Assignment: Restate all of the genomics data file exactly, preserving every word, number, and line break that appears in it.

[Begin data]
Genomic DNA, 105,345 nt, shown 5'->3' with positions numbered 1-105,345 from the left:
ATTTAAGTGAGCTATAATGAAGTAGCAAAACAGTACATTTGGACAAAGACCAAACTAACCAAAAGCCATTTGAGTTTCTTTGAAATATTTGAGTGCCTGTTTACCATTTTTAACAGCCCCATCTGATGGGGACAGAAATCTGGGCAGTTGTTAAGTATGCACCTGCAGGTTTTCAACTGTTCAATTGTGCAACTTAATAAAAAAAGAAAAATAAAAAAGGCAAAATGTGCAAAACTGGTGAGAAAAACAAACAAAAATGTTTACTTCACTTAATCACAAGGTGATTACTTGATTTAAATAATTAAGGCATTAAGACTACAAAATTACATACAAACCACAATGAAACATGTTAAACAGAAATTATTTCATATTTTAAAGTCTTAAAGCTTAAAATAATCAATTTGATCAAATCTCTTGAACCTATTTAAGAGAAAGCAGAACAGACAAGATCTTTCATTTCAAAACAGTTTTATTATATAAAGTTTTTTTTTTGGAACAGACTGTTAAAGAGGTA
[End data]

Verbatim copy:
Genomic DNA, 105,345 nt, shown 5'->3' with positions numbered 1-105,345 from the left:
ATTTAAGTGAGCTATAATGAAGTAGCAAAACAGTACATTTGGACAAAGACCAAACTAACCAAAAGCCATTTGAGTTTCTTTGAAATATTTGAGTGCCTGTTTACCATTTTTAACAGCCCCATCTGATGGGGACAGAAATCTGGGCAGTTGTTAAGTATGCACCTGCAGGTTTTCAACTGTTCAATTGTGCAACTTAATAAAAAAAGAAAAATAAAAAAGGCAAAATGTGCAAAACTGGTGAGAAAAACAAACAAAAATGTTTACTTCACTTAATCACAAGGTGATTACTTGATTTAAATAATTAAGGCATTAAGACTACAAAATTACATACAAACCACAATGAAACATGTTAAACAGAAATTATTTCATATTTTAAAGTCTTAAAGCTTAAAATAATCAATTTGATCAAATCTCTTGAACCTATTTAAGAGAAAGCAGAACAGACAAGATCTTTCATTTCAAAACAGTTTTATTATATAAAGTTTTTTTTTTGGAACAGACTGTTAAAGAGGTA